Perhaps April 2 was too soon to expect precise counts and estimates, but in Massachusetts, there were actual counts of only 7,738 cases but the state’s estimates were in the range of 47,000-172,000 for the course of the epidemic. And of course, if a second wave of the virus occurs, the numbers could be significantly larger.
President Trump’s beliefs and actions may be causing more deaths than would have otherwise occurred. He continually pooh-poohs the danger of the Coronavirus and almost never wears a mask (though he did on July 11). And it may cause him to lose the coming election. He apparently is joined by Secretary of Education Betsy DeVos who supports school openings in the fall.
A half-page article in my newspaper (The Mercury News (part of the Bay Area News Group)) on March 24, 2020 is headlined “New Bladder Control Pill Sales May Surpass Adult Diapers By 2021”. These fake news stories appear regularly in many daily newspapers. It had the byline T.J. Roberts; possibly a fictitious person, since a Google search reveals no science journalist with that name. And it quotes Keith Graham, Manager of Call Center Operations for BladderMax, saying how it has exceeded their expectations. One would expect a quote from a noted urologist rather than the head of a “boiler room” telephone bank. fortunately, there are other watchers who are alert, such as Science Based Medicine. And there are legitimate bladder control pills, such as Myrbetriq and SagaPro (at a price one-tenth that of Myrbetriq). One wonders why a reputable newspaper would publish such an advertisement.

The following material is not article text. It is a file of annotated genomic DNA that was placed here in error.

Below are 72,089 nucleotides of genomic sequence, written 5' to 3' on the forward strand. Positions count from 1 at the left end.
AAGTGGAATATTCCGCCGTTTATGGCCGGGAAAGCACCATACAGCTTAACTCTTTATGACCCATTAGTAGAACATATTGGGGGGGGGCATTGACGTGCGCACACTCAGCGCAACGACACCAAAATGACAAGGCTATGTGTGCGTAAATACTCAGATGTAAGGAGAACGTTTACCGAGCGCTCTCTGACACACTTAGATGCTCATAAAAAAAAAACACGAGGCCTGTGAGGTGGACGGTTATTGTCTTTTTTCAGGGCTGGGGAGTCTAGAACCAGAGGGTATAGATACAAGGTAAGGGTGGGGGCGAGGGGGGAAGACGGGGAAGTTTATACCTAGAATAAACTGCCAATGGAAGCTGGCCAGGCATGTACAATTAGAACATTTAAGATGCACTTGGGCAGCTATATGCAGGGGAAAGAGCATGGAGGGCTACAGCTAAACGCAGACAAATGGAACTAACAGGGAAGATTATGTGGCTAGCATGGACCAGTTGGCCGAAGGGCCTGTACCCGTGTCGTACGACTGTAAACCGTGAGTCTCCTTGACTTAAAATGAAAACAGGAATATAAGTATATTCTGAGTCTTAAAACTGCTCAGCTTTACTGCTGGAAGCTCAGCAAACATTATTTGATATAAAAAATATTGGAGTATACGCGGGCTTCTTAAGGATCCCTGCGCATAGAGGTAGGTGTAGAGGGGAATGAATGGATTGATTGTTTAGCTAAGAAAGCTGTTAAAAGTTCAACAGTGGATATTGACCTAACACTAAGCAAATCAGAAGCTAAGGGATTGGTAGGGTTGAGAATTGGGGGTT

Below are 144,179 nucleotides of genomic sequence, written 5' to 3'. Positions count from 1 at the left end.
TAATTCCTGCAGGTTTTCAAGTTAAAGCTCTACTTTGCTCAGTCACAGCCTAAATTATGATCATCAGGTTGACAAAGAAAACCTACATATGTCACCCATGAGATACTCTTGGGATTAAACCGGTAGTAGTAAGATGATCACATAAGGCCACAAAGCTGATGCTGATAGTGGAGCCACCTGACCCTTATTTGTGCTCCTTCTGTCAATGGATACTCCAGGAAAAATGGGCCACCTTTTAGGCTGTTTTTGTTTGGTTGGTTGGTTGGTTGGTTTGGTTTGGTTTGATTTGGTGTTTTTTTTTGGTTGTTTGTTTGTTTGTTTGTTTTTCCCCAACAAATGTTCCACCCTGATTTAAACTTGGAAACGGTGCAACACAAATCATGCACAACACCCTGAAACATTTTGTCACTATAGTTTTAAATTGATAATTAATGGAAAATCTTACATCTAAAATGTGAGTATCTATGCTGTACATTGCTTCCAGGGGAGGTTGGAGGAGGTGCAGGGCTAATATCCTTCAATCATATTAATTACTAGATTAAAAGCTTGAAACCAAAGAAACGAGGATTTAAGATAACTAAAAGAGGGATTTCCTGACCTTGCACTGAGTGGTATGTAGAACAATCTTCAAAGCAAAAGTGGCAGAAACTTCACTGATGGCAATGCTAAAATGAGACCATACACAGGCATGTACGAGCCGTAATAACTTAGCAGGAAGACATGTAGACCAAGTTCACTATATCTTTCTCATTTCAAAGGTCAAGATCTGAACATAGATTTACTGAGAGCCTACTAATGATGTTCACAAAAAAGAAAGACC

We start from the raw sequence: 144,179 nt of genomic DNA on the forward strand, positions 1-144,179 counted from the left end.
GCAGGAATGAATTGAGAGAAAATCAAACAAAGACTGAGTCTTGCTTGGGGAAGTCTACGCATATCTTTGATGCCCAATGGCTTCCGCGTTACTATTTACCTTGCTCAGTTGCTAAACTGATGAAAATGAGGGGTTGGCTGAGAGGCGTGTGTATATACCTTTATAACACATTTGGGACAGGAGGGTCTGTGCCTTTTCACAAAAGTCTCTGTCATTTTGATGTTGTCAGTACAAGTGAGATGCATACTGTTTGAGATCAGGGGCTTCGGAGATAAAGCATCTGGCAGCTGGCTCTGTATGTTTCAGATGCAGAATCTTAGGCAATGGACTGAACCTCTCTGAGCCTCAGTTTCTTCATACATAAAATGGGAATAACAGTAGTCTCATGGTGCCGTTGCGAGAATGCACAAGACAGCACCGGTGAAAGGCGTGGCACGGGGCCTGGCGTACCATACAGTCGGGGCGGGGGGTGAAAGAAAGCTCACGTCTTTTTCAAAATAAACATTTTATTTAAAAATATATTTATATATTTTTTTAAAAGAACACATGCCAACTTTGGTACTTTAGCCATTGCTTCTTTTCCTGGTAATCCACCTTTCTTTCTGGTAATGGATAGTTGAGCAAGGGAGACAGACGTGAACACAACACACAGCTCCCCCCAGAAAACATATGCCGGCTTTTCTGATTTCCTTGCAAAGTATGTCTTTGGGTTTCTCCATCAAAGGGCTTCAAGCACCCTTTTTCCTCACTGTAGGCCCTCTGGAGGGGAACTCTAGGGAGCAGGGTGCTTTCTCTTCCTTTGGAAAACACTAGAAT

And no less a person than Atari founder Nolan Bushell brought together a team of scientists to create a set of “Anti-Aging Games” that are designed to stimulate the brains of healthy people to help reduce the risk of early memory loss. Included in the dozen recommendations is “Don’t forgt to floss”. Actually, Anti-Aging Games is only one of several alternatives that purport to keep one young by training their brains. Another is Lumosity, which is not uniformly respected. In fact, we are surprised that Public Radio accepts them as an advertiser, though it does have to have sponsorship to stay in business.
According to a number of research studies, including one conducted at Stanford University, men often exaggerate their height and strength. We ran across this after reading a couple of Lee Child’s novels, whose hero is six-foot-five Jack Reacher, that have been made into movies starring five-foot-seven (or five-foot-eight) Tom Cruise. Personally, we have a lot more issues with what Hollywood has done to the plots than the differences in sizes of the fictious hero and the movie one, because Tom Cruise has a lot of derring-do and his own attitude (plus a lot of acting skill) that comes through loud and clear.